• Post Reply Bookmark Topic Watch Topic
  • New Topic
programming forums Java Mobile Certification Databases Caching Books Engineering Micro Controllers OS Languages Paradigms IDEs Build Tools Frameworks Application Servers Open Source This Site Careers Other all forums
this forum made possible by our volunteer staff, including ...
Marshals:
  • Campbell Ritchie
  • Bear Bibeault
  • Devaka Cooray
  • Liutauras Vilda
  • Jeanne Boyarsky
Sheriffs:
  • Knute Snortum
  • Junilu Lacar
  • paul wheaton
Saloon Keepers:
  • Ganesh Patekar
  • Frits Walraven
  • Tim Moores
  • Ron McLeod
  • Carey Brown
Bartenders:
  • Stephan van Hulst
  • salvin francis
  • Tim Holloway

Embedded Ethernet and Internet Complete by Jan Axelson  RSS feed

 
Bartender
Posts: 962
  • Mark post as helpful
  • send pies
  • Quote
  • Report post to moderator
<pre>Author/s : Jan Axelson
Publisher : Lakeview Research LLC
Category : Other
Review by : Ernest Friedman-Hill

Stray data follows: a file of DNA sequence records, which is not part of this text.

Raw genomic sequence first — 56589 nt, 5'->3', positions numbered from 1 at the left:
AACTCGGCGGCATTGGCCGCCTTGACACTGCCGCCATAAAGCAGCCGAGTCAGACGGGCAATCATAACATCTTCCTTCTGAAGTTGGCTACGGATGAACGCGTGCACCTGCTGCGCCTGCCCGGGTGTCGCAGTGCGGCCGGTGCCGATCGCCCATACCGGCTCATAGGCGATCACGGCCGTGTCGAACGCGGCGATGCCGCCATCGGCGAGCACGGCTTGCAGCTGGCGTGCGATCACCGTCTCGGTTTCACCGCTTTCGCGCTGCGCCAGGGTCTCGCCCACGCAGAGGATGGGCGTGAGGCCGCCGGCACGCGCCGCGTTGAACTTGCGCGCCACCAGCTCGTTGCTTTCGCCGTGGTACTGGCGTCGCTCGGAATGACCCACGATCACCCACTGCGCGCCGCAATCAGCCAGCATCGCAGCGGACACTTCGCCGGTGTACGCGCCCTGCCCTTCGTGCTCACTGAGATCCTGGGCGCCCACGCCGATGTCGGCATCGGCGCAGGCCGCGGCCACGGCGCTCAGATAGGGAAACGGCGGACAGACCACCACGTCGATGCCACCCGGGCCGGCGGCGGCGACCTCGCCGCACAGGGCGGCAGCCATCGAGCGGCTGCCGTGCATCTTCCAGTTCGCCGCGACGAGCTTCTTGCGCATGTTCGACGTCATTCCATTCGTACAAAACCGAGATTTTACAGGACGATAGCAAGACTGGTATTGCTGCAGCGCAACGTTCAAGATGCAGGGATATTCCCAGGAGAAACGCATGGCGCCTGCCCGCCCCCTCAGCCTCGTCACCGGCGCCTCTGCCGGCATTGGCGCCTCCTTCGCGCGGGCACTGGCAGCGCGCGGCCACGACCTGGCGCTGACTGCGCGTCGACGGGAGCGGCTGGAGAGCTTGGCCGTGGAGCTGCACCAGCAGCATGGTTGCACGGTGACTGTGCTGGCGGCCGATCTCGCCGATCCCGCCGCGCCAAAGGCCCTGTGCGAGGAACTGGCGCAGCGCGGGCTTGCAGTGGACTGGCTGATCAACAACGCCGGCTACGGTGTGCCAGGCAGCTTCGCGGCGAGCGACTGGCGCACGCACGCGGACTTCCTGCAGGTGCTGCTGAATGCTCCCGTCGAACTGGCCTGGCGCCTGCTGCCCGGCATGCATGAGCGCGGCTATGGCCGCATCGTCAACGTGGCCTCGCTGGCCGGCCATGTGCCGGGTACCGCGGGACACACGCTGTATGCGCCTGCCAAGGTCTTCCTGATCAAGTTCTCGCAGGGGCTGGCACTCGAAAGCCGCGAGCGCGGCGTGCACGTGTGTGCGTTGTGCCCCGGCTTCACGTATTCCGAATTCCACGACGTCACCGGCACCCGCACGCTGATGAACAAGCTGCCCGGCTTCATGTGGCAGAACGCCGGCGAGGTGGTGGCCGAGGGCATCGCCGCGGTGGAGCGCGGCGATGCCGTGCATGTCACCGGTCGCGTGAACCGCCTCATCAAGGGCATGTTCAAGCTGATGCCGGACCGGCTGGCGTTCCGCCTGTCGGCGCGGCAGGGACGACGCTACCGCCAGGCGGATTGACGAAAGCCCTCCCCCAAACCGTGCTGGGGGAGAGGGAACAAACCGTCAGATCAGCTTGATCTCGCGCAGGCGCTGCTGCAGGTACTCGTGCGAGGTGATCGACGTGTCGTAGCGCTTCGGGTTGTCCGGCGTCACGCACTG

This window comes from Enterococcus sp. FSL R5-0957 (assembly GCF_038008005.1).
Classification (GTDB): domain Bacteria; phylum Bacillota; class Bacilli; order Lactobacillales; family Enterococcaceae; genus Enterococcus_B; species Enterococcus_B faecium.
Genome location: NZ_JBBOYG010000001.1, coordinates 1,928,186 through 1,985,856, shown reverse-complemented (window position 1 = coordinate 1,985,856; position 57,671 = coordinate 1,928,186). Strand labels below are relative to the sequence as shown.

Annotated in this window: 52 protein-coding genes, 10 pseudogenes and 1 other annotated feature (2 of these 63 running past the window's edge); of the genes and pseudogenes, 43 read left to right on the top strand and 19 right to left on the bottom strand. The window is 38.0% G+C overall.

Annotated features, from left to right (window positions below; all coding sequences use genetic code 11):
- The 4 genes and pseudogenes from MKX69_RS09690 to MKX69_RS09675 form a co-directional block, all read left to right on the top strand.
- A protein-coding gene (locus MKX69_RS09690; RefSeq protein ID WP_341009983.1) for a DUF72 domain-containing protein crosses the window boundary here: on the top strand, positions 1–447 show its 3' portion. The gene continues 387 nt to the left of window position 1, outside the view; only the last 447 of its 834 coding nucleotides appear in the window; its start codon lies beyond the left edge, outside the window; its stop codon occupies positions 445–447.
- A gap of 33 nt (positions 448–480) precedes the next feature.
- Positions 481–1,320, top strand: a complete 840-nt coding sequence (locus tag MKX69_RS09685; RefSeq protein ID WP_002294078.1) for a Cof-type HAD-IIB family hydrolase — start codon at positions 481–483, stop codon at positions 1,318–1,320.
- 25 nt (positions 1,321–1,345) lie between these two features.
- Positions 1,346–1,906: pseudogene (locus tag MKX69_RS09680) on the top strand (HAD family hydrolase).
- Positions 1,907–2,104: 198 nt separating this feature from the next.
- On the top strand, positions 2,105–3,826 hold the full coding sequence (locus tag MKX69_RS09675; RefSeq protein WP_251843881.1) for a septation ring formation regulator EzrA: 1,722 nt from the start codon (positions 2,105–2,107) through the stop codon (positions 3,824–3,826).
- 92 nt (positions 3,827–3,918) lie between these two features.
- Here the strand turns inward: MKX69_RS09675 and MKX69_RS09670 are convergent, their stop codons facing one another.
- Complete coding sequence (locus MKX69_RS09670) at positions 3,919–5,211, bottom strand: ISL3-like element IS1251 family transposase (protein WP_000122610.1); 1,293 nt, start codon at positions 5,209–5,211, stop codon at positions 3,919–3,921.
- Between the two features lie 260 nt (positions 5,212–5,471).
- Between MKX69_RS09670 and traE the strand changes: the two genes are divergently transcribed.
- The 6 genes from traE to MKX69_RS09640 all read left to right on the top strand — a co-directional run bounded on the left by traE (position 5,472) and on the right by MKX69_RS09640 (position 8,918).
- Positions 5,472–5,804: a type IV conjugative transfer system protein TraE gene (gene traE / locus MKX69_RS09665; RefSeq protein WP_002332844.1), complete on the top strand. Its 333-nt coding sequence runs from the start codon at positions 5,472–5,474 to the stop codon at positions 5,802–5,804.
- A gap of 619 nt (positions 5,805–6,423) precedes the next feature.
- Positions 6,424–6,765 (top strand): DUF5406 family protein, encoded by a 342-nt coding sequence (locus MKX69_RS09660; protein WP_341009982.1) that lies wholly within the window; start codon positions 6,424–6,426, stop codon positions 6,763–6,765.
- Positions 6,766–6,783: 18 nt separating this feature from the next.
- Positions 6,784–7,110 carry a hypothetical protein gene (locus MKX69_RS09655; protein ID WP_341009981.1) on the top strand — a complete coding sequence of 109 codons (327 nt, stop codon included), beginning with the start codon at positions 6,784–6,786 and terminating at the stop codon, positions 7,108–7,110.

Rating : 9 horseshoes
</pre>
Recently, I took my daughter to a play about a giant. At turns, the giant was played by an actor and a 30-foot effigy. The other characters were each played both by a person and a 12-inch marionette. It was technically well done: the scale shifted up and down effortlessly.
This book does the same thing, swooping from a description of the bitfields in an Ethernet frame, to the nuances of multithreaded network programming, to details of HTTP, SMTP, POP, and FTP; from making network patch cables (really!) to choosing network-ready embedded processor boards, to architecting whole networks. Somehow, the reader doesn't notice the transitions; this vast range of information is all integrated flawlessly.
The intended audience is embedded systems programmers who want to learn about networking. Someone wanting to build a hardware IP router would find most of what they'd need here, at least regarding the theory and the software. More basic setup information for the specific hardware (including the Java-programmable TINI board) that are used in the excellent examples would have been welcome; some details on assembling a test rig would have let a hardware novice dabble more confidently.
The focus of most of the book is excellent, but the momentum does start to dissipate in the last few chapters; the very last chapter on network security in particular feels tacked on.
I'd recommend this for anyone who wants to learn about Ethernet or IP networking, on embedded systems or not.


More info at Amazon.com
More info at Amazon.co.uk
 
Consider Paul's rocket mass heater.
  • Post Reply Bookmark Topic Watch Topic
  • New Topic
Boost this thread!